(a) knew that performing the conversion practice would cause serious harm to the individual; or

(b) was reckless as to whether the performance of the conversion practice would cause serious harm to the individual.

(2) A person who commits an offence under subsection (1) is liable on conviction to a term of imprisonment not exceeding 5 years.

Even for this offence – presumably mainly relating to those 18 and over – there is no defence of consent.

I’m presuming that a) is a dead letter (it would be impossible to prove that someone knew their “conversion practice” would cause serious harm to the individual, except perhaps for things that amount to physical assault and are already unlawful. “Serious harm” is defined in the bill

serious harm, in relation to an individual, means any physical, psychological, or emotional harm that seriously and detrimentally affects the health, safety, or welfare of the individual.

None of that is very clear (especially “safety” or “welfare”) but is it unreasonable to suppose again that church discipline – exercised biblically for the redemption of the individual and the protection of the congregation – would again fall foul of the law, if used on any matter of “gender expression”? And would someone who refused to do business with a repeated adulterer – because of his or her adultery, hoping to bring about a change of behaviour – also run a risk of prosecution. Is (to perhaps an absurd extreme) a wife who walks out on an adulterous husband, and says “I’m not coming back unless you change your ways” exposed when the vindictive husband claims his “welfare” has been seriously harmed? I suppose not, but you could read it that way.

One of the curious features of the bill is this belief that conversion practices (including prayer) can do great harm, and needs to be outlawed on pain of imprisonment, all coming from an atheistic government, and highly secular public service, who generally look on prayer only to scoff at or pity the pray-er. I believe – have lived, and seen – in the power of prayer to change lives. The government is running scared of that. They want no part of holiness – at least as it relates to sexual aspects of people’s live, and they want no part of anyone (other than them) ever doing anything active to seek to change the behaviour of others. And yet that is the call to repentance.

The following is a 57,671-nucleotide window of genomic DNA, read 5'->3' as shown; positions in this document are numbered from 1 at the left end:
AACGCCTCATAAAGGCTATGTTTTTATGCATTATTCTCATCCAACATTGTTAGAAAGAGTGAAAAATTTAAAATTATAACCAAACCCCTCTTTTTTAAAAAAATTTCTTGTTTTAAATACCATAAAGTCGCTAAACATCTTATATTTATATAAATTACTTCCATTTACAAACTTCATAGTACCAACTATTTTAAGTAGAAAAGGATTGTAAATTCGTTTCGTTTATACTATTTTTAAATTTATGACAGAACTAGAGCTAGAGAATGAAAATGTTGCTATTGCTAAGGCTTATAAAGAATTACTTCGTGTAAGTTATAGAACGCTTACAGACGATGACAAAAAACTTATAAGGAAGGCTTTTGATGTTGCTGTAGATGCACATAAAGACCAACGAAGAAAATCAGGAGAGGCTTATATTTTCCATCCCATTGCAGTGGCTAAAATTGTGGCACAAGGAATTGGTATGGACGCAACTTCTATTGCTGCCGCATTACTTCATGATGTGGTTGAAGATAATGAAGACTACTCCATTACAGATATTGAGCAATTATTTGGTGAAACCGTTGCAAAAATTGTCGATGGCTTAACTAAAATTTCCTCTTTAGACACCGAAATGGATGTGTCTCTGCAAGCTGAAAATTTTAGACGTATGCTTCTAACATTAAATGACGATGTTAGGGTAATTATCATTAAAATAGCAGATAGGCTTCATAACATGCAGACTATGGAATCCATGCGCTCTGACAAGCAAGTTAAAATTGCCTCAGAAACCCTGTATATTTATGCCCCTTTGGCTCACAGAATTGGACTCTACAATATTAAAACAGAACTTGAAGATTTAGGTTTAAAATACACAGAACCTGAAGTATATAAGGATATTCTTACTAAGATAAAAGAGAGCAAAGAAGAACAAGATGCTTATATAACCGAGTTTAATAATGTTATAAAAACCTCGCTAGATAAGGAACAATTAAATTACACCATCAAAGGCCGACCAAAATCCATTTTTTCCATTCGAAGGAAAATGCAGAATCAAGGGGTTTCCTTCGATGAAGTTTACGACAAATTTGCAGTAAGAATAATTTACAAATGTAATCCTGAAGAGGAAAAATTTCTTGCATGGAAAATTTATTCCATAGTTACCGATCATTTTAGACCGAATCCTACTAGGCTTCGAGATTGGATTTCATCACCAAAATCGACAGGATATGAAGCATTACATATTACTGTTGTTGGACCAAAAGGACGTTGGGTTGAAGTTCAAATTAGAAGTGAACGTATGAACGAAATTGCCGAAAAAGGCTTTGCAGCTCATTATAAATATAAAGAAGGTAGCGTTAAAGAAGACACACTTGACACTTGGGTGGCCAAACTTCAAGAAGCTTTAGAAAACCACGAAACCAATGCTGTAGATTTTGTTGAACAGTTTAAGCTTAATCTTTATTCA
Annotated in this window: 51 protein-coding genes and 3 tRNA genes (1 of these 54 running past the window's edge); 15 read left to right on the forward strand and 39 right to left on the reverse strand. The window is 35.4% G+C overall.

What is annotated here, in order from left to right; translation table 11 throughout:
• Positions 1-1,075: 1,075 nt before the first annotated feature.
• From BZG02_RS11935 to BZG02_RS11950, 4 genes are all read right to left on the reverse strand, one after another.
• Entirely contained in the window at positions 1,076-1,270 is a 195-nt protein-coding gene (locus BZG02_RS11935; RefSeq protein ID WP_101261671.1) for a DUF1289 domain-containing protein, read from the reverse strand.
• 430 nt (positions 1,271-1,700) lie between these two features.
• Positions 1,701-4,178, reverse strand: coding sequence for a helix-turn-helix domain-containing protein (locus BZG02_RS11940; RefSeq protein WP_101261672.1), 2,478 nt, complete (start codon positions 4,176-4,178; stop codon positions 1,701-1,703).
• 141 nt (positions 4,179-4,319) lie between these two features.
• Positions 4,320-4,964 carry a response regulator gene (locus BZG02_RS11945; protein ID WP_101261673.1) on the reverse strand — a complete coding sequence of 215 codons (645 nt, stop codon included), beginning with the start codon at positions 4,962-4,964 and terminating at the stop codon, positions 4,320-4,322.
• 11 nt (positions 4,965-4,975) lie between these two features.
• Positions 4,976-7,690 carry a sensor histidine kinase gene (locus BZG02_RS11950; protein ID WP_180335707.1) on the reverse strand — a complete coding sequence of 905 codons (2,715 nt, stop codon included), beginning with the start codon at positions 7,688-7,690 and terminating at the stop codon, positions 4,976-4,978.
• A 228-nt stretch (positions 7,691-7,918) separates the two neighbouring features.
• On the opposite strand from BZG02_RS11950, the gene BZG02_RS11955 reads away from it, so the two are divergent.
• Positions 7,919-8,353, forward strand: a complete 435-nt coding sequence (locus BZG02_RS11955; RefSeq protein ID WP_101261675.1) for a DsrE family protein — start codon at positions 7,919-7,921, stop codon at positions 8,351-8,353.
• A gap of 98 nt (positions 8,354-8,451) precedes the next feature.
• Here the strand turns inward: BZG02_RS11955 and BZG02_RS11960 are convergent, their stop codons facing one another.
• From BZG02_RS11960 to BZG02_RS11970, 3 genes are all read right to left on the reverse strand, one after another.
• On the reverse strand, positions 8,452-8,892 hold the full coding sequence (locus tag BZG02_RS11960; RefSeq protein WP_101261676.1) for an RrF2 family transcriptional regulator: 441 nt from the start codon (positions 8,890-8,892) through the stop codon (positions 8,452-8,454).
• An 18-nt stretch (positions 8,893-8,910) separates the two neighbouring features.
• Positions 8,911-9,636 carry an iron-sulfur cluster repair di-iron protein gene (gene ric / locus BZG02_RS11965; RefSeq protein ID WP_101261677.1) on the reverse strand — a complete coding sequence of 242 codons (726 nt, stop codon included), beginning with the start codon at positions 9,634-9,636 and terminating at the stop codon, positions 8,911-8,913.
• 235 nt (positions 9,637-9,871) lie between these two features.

The final element in the criminal section of the bill is the provision (that exists in a few other pieces of legislation) that no prosecution can be brought without the consent of the Attorney-General. It is better that that provision exists than not (will act as some check, say, on Police reckoning they will prosecute every complaint, frivolous or not, and leave it to the courts to sort out) but it is worth remembering that the Attorney-General is a Cabinet minister, a senior member of the Labour government that is ramming this legislation through, and with no regard for difference, let alone Christian orthodoxy. He might be keen to make an example of one or more people. It is no protection of religious freedom at all, despite the claims of Crown Law.